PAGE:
The surveys asked about their drinking habits -- where the students drank, if they had gotten drunk, and if they had engaged in binge drinking, which means having four or more consecutive drinks in a row for women, and five or more drinks for men, in the previous two weeks.
The students were also asked about drinking at six specific settings, including college events, such as football games, and parties at apartments, fraternity/sorority houses and bars.
Previous studies have shown that nearly half of U.S. students at four-year colleges binge drink regularly. Excessive drinking by undergrads causes more than 1,800 deaths each year, 590,000 unintentional injuries, close to 700,000 assaults and more than 97,000 sexual assaults, according to background information in the study.
The researchers found that students from Safer universities were 9 percent less likely to have consumed alcohol to intoxication at the last off-campus party they attended, and 15 percent less likely to have done so at bars/restaurants. It also appeared that less drinking occurred at fraternities and sororities. These reductions were considered the equivalent of 6,000 fewer incidents of drunkenness at off-campus parties, and 4,000 fewer at bars and restaurants during the fall semester at each school, compared with schools that didn't implement the measures.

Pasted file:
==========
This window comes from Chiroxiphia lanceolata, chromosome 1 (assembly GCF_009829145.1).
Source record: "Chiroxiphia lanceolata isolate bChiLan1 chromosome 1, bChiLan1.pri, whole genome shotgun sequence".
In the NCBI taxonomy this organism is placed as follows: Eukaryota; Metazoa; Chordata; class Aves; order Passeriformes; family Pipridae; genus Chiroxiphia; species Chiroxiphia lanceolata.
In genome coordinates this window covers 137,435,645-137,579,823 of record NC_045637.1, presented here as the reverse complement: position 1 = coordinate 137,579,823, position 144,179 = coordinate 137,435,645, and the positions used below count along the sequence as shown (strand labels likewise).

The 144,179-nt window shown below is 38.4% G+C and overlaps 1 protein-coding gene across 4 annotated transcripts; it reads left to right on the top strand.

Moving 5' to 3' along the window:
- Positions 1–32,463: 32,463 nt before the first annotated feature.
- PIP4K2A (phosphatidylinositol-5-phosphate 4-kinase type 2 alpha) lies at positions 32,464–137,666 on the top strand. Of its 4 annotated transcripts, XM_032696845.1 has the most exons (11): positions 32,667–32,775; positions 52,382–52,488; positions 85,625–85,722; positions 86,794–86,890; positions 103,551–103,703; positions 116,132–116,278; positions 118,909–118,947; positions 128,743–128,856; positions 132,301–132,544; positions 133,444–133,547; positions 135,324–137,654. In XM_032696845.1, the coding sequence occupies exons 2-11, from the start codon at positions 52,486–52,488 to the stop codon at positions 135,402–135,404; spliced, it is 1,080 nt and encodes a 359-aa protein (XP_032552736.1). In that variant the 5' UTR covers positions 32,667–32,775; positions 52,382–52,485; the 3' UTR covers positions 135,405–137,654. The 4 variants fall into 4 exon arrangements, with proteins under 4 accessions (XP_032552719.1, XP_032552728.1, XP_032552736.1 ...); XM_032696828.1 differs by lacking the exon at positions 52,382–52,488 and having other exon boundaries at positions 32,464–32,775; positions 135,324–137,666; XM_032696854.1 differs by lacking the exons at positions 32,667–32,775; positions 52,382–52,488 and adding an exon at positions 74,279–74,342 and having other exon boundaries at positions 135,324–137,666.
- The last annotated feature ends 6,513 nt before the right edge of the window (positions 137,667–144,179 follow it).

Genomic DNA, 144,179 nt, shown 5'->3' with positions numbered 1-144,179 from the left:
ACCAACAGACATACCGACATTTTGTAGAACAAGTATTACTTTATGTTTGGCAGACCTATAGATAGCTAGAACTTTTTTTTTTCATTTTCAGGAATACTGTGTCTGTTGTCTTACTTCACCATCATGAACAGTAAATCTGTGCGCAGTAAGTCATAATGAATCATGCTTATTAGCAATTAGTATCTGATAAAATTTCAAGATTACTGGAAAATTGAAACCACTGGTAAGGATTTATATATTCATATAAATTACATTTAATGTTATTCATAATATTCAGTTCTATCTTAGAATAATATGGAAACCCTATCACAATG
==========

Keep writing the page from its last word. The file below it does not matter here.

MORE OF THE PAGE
"A big concern has been that adding controls over one location will just drive the students to drink in other riskier places, like public parks, but I was really gratified to see that this didn't happen," said Saltz.
One college administrator praised the findings. "This study is exciting to me," said Shirley Haberman, director of GatorWell Health Promotion Services at the University of Florida, in Gainesville. "Having a rigorous, research study on environmental strategies should prove very beneficial for administrators and practitioners on college campuses."
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